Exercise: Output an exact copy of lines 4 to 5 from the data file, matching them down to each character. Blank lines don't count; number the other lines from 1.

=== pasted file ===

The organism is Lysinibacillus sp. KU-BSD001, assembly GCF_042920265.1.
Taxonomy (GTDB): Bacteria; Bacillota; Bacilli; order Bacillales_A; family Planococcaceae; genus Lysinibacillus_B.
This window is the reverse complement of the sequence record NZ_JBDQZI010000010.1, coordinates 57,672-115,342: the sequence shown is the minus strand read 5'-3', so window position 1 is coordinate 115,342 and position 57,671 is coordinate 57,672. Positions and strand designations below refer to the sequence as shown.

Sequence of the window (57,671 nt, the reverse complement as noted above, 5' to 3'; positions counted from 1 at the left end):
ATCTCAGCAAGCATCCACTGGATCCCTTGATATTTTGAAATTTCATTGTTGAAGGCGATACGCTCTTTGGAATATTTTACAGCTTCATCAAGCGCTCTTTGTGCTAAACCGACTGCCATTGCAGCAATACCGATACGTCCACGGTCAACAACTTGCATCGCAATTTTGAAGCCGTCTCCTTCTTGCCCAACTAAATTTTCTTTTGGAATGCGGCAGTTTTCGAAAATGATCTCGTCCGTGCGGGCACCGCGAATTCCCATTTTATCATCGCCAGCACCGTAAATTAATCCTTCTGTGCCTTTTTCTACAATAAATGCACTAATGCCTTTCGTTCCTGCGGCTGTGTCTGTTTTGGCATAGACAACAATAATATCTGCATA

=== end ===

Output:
Sequence of the window (57,671 nt, the reverse complement as noted above, 5' to 3'; positions counted from 1 at the left end):
ATCTCAGCAAGCATCCACTGGATCCCTTGATATTTTGAAATTTCATTGTTGAAGGCGATACGCTCTTTGGAATATTTTACAGCTTCATCAAGCGCTCTTTGTGCTAAACCGACTGCCATTGCAGCAATACCGATACGTCCACGGTCAACAACTTGCATCGCAATTTTGAAGCCGTCTCCTTCTTGCCCAACTAAATTTTCTTTTGGAATGCGGCAGTTTTCGAAAATGATCTCGTCCGTGCGGGCACCGCGAATTCCCATTTTATCATCGCCAGCACCGTAAATTAATCCTTCTGTGCCTTTTTCTACAATAAATGCACTAATGCCTTTCGTTCCTGCGGCTGTGTCTGTTTTGGCATAGACAACAATAATATCTGCATA